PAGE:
Fiat Chrysler to Recall 1.4 Million Vehicles to Prevent Hacking

25 Jul 2015 | Author: | No comments yet »

Chrysler Issues Recall To Prevent Hacking Of Its Car Software.

WASHINGTON — Fiat Chrysler said Friday it is voluntarily recalling 1.4 million U.S. cars to fix a software defect that could allow the vehicles to be hacked remotely.Fiat Chrysler has recalled 1.4 million cars and trucks under pressure from the US Government after it was revealed that the vehicles’ computers could be hacked and remotely controlled.

FILE – In this Tuesday, May 6, 2014, file photo, the Fiat Chrysler Automobiles sign is seen after being unveiled at Chrysler World Headquarters in Auburn Hills, Mich. This week, security researchers Chris Valasek and Charlie Miller remotely disabled a Jeep Cherokee’s brakes and steering — while the car was on the highway.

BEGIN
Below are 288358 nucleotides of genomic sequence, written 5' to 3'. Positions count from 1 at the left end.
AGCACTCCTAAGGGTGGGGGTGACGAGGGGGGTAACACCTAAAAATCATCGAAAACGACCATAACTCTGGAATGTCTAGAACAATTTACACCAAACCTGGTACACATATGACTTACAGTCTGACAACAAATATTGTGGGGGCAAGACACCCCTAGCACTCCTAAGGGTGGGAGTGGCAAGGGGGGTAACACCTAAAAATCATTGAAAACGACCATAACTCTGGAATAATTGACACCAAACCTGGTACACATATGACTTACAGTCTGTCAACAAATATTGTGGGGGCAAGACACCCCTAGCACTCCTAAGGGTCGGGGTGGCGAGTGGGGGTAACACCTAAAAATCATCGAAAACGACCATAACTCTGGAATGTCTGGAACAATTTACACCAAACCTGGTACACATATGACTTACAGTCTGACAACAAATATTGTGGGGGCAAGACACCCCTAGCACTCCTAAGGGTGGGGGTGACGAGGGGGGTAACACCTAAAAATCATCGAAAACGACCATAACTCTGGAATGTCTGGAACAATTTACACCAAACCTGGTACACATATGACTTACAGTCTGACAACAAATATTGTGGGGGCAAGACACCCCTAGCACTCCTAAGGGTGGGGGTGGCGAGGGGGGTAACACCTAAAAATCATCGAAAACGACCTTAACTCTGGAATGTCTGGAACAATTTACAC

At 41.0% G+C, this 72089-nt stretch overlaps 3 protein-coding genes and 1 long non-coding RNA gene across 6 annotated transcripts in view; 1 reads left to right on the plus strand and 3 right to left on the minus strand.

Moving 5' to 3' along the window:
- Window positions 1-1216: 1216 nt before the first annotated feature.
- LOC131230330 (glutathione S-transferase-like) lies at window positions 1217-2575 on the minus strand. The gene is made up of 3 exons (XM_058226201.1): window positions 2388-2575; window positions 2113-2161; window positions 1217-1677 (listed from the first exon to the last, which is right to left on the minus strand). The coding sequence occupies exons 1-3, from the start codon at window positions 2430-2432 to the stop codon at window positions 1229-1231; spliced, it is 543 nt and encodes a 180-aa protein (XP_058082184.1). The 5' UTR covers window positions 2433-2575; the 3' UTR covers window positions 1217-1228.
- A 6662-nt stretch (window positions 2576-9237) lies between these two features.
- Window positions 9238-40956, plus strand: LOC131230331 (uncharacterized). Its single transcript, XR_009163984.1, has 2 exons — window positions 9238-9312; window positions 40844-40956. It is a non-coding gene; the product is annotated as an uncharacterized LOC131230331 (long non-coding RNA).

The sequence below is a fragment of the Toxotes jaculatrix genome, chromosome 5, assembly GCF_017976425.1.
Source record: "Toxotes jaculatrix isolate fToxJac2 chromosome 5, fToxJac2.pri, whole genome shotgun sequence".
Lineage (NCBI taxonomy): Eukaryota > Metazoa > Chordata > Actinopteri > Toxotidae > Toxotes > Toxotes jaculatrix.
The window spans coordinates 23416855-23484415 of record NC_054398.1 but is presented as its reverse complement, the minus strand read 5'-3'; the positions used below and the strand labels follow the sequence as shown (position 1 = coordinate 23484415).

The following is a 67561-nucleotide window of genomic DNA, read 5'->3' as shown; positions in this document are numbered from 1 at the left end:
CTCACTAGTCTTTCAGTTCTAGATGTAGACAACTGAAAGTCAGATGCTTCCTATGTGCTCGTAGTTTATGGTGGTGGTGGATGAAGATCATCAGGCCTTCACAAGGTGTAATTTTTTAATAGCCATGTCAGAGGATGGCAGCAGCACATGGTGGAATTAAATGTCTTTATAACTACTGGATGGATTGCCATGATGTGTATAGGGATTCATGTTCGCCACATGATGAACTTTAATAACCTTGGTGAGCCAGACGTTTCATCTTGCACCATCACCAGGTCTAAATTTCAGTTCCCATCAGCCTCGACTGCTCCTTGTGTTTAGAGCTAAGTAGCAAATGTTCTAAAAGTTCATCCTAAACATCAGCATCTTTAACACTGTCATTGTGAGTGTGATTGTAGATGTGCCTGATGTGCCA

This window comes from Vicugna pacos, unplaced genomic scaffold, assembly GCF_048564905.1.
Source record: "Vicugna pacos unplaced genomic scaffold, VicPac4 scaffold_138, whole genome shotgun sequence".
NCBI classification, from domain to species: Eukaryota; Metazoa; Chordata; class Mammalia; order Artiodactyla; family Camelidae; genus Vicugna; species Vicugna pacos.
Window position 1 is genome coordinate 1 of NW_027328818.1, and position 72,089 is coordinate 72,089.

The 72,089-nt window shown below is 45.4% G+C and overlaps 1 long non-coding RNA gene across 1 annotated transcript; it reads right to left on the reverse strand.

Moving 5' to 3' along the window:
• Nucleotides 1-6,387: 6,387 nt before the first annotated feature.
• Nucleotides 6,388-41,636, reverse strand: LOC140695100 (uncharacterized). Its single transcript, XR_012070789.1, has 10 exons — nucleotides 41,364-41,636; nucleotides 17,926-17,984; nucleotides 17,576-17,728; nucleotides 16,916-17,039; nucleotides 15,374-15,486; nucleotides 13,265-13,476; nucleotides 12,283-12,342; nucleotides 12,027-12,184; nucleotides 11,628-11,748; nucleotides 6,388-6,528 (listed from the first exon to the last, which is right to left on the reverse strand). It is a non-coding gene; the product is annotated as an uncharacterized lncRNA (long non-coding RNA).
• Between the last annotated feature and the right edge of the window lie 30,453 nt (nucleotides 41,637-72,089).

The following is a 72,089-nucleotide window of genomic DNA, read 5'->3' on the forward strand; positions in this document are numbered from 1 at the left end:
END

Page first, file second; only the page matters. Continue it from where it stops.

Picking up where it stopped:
It followed an investigation by computer programmers and Wired magazine, where they managed to manipulate a Jeep Cherokee being driven on a Missouri motorway. The company also disclosed in government documents that the hackers got into the Jeep through an electronic opening in the radio and said it would update software to close it. The ethical hackers, who shared their studies with the manufacturers, hacked into the car’s uConnect infotainment system, taking control of the car, shutting down brakes, and driving it into a ditch. “Probably a 10 or 15 minute actual process,” says Cole. “Of course, sometimes there’s waiting until we get to them, but it’s a very easy process.” While this recall involves certain models of Chrysler, Jeep, and Dodge, if hackers can use a cell phone to lock into the computer system of any vehicle, the manufacturers of all kinds will have to pay attention and get on top of this problem in the weeks and months ahead.